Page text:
American Eagles in WWI
By: Paul Hannah.
American aviation in WWI was a pretty sorry affair. While the US Army
Air Force had 280 aircraft in 1917 – none of them had ever had a
machine gun fitted, none had dropped or even could drop a bomb – they
didn’t even have cameras for photo reconnaissance work. What is more,
all of those aircraft were in the United States, a very long way from
the trenches of Belgium and France. The total number of pilots in the
USAF (as it would become) was only 131 officers and half of those were
reservists. None had any training in combat tactics and most had only
basic flying skills. The American industrial machine was gearing up to
produce front line aircraft but these would prove not be ready before
the end of the war. When the men arrived at the front, all they had to
fly was only those aircraft that the French and British no longer wanted. Consequently relative novices flew outdated and under-performing aircraft against veterans with years of experience who were flying some of the best aircraft in the world.
The legends of WWI pilots as portrayed in the newspapers of the day
were all about the glamour, gallantry and heroics of these knights of
the air. One aspect of flying that none of the stories present was a
side effect of flying those old machines – diarrhoea. The engines of
the day were lubricated with castor oil and as the cockpits were open
and the engines in front, pilots would land covered in excess oil,
some of which they involuntarily ingested with predictable results.
Despite these handicaps, bravery and a substantial helping of luck
created a number of excellent American combat pilots. Probably the
most famous was Eddie Rickenbacker (pictured in a French Spad) , one
of America’s flying aces who finished the war with a Medal of Honor
and 26 confirmed victories.
In his book, Fighting the Flying Circus, Rickenbacker tells the story
of a comrade in the 95th squadron, Lt Cassegrain of Detroit, Michigan.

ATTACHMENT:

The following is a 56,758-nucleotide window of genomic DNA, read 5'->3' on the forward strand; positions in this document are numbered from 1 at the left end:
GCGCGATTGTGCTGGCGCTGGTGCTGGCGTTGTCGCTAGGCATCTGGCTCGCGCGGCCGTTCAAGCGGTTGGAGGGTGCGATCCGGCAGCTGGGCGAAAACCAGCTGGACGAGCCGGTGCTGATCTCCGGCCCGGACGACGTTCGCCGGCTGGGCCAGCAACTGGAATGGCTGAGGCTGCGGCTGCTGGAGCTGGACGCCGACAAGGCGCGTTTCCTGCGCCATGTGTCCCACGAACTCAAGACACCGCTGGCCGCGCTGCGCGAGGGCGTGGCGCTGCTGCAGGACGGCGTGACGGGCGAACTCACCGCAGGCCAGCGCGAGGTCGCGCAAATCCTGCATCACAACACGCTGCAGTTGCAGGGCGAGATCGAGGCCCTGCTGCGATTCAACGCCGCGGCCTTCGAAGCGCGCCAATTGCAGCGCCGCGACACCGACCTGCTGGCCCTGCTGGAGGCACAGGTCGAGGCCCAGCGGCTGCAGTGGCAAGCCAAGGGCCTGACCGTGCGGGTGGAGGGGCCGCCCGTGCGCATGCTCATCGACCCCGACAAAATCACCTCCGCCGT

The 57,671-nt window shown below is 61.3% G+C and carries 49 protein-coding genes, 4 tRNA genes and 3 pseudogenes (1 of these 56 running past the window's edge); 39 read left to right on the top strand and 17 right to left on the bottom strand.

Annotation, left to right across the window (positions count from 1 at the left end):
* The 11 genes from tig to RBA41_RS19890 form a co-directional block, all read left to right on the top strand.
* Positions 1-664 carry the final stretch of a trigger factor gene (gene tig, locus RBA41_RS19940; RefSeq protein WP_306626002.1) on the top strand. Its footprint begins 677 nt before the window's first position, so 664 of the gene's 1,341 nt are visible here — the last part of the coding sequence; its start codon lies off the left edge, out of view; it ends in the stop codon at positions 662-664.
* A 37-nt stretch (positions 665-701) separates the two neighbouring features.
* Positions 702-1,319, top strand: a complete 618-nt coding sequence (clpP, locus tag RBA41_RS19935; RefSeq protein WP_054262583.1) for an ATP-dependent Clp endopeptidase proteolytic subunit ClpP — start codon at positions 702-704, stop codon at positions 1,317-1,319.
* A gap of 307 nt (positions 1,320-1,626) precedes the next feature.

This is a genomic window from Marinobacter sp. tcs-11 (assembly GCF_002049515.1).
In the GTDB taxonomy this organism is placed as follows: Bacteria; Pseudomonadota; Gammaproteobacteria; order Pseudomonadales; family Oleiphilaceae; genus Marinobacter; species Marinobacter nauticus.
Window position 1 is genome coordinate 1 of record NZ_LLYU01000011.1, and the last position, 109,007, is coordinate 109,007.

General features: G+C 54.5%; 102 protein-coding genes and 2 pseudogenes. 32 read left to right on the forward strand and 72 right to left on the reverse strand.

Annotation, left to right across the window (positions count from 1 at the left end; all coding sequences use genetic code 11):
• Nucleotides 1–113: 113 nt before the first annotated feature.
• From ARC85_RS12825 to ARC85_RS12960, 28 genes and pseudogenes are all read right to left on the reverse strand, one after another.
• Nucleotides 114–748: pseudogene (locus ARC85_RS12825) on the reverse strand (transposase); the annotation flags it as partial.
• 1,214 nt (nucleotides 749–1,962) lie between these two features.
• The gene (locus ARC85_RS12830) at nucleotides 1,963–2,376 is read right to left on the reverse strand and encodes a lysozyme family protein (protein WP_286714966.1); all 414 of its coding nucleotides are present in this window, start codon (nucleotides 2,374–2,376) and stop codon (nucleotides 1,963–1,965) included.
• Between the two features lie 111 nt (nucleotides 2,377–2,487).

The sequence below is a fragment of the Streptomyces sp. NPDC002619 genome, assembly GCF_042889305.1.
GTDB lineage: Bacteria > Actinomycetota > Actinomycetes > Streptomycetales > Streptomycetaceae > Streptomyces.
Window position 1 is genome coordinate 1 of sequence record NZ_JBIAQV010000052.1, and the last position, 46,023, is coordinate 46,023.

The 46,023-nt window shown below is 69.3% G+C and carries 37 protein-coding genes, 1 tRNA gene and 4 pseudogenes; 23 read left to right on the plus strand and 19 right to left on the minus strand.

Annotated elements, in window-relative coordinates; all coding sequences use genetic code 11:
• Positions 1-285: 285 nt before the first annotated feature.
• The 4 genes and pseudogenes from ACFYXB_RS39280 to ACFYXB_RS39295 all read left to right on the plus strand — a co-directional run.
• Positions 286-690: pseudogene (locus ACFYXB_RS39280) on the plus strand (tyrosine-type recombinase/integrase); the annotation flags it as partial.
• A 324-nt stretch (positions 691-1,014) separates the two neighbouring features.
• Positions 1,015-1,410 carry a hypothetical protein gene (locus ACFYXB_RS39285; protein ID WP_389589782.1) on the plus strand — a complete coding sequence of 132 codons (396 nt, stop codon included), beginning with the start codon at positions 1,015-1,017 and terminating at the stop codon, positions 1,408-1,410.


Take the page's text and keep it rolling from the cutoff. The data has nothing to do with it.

Cassegrain who flew a French Nieuport 28, a scary combination of wood,
wire and canvas. One of it’s less endearing characteristics was the
tendency of the fabric on the wings to tear off if the aircraft was in
a steep dive for too long. As you can imagine, few aircraft perform
well when a substantial portion of their wings goes flying off
independently. He was on his first flight over enemy lines and
participated in a dogfight that brought down a German 2 seater.
In the heat of combat, he forgot the warnings of his more
experienced comrades, dove too fast for too long and inevitably, a
great deal of the canvas tore off his wings. Cassegrain, thinking he
was over his side of the line, put his machine into a shallow dive and
landed in a convenient open space. He got out and was looking at his
map when he had to revise his location estimation as a couple of hundred yards away, German infantry started shooting at him. Thinking he was behind enemy lines, he raised his arms, walked towards them and surrendered. In fact, he could have just as easily ran the other way to safety, as he had landed right in the middle of No Man’s Land.
As luck would have it, his machine stopped right in front of a battery
of newly arrived American artillery. Partly for practice and partly to
deny the Germans access to an American machine, the battery opened
fire on the aircraft. These artillery men were in grave need of the
practice as they shot at it all day and missed every time. That night
the Germans snuck out into No Man’s Land and retrieved the aircraft.
They dismantled it, removed one of the good wings and placed it
vertically in their forward trench with the red white and blue round
wing insignia facing the Americans, as if to say “Here is your target,
can you hit it now?”
(c) Paul Hannah